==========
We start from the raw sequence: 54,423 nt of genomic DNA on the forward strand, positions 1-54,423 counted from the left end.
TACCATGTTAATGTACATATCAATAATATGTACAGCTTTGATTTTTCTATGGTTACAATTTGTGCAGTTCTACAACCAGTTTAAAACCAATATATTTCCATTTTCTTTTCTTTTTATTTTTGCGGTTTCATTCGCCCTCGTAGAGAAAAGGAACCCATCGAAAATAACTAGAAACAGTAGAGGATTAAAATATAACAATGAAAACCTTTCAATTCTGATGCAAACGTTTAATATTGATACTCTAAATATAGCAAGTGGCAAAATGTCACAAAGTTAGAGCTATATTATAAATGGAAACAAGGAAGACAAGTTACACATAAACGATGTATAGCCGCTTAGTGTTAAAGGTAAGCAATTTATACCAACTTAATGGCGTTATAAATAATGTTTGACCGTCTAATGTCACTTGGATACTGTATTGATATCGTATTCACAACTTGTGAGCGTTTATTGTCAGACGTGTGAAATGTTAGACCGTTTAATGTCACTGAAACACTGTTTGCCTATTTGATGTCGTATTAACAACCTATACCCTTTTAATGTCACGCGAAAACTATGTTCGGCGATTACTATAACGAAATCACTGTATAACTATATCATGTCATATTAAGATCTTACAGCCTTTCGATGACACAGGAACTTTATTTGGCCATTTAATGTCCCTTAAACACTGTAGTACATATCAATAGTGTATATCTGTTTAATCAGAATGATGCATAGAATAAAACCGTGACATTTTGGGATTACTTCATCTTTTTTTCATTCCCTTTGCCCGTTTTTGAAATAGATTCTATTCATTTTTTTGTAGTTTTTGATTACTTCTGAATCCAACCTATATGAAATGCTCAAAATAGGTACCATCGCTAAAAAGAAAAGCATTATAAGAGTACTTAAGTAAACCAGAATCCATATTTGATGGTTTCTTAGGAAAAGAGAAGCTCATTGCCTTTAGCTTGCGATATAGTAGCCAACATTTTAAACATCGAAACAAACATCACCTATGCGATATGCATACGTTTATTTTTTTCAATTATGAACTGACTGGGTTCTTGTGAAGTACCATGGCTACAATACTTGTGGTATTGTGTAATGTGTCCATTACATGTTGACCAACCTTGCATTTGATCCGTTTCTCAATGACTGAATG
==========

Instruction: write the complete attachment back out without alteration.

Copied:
We start from the raw sequence: 54,423 nt of genomic DNA on the forward strand, positions 1-54,423 counted from the left end.
TACCATGTTAATGTACATATCAATAATATGTACAGCTTTGATTTTTCTATGGTTACAATTTGTGCAGTTCTACAACCAGTTTAAAACCAATATATTTCCATTTTCTTTTCTTTTTATTTTTGCGGTTTCATTCGCCCTCGTAGAGAAAAGGAACCCATCGAAAATAACTAGAAACAGTAGAGGATTAAAATATAACAATGAAAACCTTTCAATTCTGATGCAAACGTTTAATATTGATACTCTAAATATAGCAAGTGGCAAAATGTCACAAAGTTAGAGCTATATTATAAATGGAAACAAGGAAGACAAGTTACACATAAACGATGTATAGCCGCTTAGTGTTAAAGGTAAGCAATTTATACCAACTTAATGGCGTTATAAATAATGTTTGACCGTCTAATGTCACTTGGATACTGTATTGATATCGTATTCACAACTTGTGAGCGTTTATTGTCAGACGTGTGAAATGTTAGACCGTTTAATGTCACTGAAACACTGTTTGCCTATTTGATGTCGTATTAACAACCTATACCCTTTTAATGTCACGCGAAAACTATGTTCGGCGATTACTATAACGAAATCACTGTATAACTATATCATGTCATATTAAGATCTTACAGCCTTTCGATGACACAGGAACTTTATTTGGCCATTTAATGTCCCTTAAACACTGTAGTACATATCAATAGTGTATATCTGTTTAATCAGAATGATGCATAGAATAAAACCGTGACATTTTGGGATTACTTCATCTTTTTTTCATTCCCTTTGCCCGTTTTTGAAATAGATTCTATTCATTTTTTTGTAGTTTTTGATTACTTCTGAATCCAACCTATATGAAATGCTCAAAATAGGTACCATCGCTAAAAAGAAAAGCATTATAAGAGTACTTAAGTAAACCAGAATCCATATTTGATGGTTTCTTAGGAAAAGAGAAGCTCATTGCCTTTAGCTTGCGATATAGTAGCCAACATTTTAAACATCGAAACAAACATCACCTATGCGATATGCATACGTTTATTTTTTTCAATTATGAACTGACTGGGTTCTTGTGAAGTACCATGGCTACAATACTTGTGGTATTGTGTAATGTGTCCATTACATGTTGACCAACCTTGCATTTGATCCGTTTCTCAATGACTGAATG